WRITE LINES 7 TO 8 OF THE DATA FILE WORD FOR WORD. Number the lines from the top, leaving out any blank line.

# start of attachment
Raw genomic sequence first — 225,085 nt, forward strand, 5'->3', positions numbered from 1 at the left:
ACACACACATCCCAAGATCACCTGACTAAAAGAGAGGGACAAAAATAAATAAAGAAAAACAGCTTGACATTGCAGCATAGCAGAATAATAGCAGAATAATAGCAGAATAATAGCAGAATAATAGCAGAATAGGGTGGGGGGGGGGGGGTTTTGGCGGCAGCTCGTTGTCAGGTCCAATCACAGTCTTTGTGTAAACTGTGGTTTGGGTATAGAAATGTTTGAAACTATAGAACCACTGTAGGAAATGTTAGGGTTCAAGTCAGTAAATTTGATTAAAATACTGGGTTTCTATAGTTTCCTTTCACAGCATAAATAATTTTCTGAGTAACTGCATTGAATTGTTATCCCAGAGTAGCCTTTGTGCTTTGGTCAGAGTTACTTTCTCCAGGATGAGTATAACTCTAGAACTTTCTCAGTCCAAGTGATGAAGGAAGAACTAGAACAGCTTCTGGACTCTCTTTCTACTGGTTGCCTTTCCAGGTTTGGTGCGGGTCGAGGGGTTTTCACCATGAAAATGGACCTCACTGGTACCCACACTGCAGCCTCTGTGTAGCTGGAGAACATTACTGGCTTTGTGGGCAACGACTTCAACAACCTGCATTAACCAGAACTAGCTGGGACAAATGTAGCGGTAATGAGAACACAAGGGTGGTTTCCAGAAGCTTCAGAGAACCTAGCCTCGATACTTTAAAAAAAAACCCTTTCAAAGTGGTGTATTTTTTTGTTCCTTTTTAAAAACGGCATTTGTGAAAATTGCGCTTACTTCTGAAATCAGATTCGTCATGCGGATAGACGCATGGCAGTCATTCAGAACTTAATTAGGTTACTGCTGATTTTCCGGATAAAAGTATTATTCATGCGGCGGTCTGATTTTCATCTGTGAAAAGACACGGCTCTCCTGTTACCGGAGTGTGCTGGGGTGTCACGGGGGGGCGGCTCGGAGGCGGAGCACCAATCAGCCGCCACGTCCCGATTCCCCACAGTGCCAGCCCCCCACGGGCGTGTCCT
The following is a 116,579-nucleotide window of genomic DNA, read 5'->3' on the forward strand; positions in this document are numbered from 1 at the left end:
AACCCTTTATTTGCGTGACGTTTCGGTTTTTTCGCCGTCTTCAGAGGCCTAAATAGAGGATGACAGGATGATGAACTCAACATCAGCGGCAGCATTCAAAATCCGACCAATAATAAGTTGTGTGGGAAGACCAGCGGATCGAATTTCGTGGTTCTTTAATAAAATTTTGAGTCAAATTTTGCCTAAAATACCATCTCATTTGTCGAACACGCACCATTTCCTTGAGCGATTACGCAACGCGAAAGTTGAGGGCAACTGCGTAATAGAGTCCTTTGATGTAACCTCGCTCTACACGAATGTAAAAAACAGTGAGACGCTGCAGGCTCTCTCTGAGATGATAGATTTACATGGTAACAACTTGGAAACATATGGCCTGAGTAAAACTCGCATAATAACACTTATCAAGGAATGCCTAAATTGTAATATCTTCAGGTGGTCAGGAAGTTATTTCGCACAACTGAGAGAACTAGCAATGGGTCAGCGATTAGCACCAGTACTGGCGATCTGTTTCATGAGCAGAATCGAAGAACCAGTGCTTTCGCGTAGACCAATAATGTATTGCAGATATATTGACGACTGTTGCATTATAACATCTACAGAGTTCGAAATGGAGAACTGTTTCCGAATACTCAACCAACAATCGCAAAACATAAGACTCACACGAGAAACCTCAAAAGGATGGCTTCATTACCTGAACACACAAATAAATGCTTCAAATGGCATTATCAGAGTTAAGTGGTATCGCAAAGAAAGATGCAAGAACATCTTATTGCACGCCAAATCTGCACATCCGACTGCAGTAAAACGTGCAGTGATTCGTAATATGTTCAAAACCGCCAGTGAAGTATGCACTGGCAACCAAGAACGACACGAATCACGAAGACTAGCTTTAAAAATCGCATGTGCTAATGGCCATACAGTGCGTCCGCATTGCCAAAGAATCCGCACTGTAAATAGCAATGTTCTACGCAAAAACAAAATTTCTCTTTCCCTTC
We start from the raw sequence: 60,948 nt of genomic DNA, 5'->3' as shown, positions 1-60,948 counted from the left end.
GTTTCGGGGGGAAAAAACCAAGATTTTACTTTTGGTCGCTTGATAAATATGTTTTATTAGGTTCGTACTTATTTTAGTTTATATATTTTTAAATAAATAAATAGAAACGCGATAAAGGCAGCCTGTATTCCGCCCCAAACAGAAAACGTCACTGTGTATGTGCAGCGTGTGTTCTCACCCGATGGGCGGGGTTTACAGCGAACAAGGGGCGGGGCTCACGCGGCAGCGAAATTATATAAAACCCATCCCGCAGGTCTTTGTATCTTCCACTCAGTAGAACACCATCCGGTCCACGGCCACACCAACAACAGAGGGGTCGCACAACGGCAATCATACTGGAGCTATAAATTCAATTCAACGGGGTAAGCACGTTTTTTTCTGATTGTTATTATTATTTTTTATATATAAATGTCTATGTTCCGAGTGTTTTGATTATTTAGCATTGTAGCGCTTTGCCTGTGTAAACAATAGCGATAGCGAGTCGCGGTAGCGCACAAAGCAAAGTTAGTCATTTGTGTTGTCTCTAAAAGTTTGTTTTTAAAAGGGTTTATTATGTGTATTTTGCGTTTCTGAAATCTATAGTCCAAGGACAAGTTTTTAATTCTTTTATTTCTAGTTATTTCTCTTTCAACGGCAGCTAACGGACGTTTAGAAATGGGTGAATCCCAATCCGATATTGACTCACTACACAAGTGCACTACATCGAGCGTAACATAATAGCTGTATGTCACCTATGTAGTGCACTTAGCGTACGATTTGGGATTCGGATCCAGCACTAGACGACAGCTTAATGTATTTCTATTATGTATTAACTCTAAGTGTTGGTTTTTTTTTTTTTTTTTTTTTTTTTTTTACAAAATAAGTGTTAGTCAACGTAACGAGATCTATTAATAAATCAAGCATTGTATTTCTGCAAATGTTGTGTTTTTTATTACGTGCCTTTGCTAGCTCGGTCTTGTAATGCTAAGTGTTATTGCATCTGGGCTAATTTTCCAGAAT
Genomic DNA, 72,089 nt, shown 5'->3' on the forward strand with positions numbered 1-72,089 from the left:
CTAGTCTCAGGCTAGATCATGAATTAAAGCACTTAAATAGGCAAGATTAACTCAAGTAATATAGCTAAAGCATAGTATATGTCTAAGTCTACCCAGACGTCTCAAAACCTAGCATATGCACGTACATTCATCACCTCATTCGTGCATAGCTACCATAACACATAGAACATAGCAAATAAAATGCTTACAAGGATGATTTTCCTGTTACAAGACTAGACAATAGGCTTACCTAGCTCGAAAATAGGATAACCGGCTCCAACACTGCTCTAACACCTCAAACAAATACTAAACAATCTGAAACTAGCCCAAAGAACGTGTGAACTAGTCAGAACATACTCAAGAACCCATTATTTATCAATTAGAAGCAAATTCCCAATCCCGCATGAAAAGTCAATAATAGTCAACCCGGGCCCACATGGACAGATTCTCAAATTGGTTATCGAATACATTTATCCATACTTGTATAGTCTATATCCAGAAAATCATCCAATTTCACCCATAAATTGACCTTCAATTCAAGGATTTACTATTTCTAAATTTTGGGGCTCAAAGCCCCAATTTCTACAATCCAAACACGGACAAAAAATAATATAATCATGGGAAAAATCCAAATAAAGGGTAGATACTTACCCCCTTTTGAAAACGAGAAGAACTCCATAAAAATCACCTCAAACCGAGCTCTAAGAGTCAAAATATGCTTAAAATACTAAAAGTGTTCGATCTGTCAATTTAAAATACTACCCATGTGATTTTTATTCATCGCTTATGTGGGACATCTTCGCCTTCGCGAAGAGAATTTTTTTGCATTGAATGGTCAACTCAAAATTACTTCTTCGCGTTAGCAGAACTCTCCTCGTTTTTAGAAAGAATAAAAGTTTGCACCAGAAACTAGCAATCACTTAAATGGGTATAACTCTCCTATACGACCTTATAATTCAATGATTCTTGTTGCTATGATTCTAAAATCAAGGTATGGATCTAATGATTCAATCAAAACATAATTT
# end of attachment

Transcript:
Genomic DNA, 72,089 nt, shown 5'->3' on the forward strand with positions numbered 1-72,089 from the left:
CTAGTCTCAGGCTAGATCATGAATTAAAGCACTTAAATAGGCAAGATTAACTCAAGTAATATAGCTAAAGCATAGTATATGTCTAAGTCTACCCAGACGTCTCAAAACCTAGCATATGCACGTACATTCATCACCTCATTCGTGCATAGCTACCATAACACATAGAACATAGCAAATAAAATGCTTACAAGGATGATTTTCCTGTTACAAGACTAGACAATAGGCTTACCTAGCTCGAAAATAGGATAACCGGCTCCAACACTGCTCTAACACCTCAAACAAATACTAAACAATCTGAAACTAGCCCAAAGAACGTGTGAACTAGTCAGAACATACTCAAGAACCCATTATTTATCAATTAGAAGCAAATTCCCAATCCCGCATGAAAAGTCAATAATAGTCAACCCGGGCCCACATGGACAGATTCTCAAATTGGTTATCGAATACATTTATCCATACTTGTATAGTCTATATCCAGAAAATCATCCAATTTCACCCATAAATTGACCTTCAATTCAAGGATTTACTATTTCTAAATTTTGGGGCTCAAAGCCCCAATTTCTACAATCCAAACACGGACAAAAAATAATATAATCATGGGAAAAATCCAAATAAAGGGTAGATACTTACCCCCTTTTGAAAACGAGAAGAACTCCATAAAAATCACCTCAAACCGAGCTCTAAGAGTCAAAATATGCTTAAAATACTAAAAGTGTTCGATCTGTCAATTTAAAATACTACCCATGTGATTTTTATTCATCGCTTATGTGGGACATCTTCGCCTTCGCGAAGAGAATTTTTTTGCATTGAATGGTCAACTCAAAATTACTTCTTCGCGTTAGCAGAACTCTCCTCGTTTTTAGAAAGAATAAAAGTTTGCACCAGAAACTAGCAATCACTTAAATGGGTATAACTCTCCTATACGACCTTATAATTCAATGATTCTTGTTGCTATGATTCTAAAATCAAGGTATGGATCTAATGATTCAATCAAAACATAATTT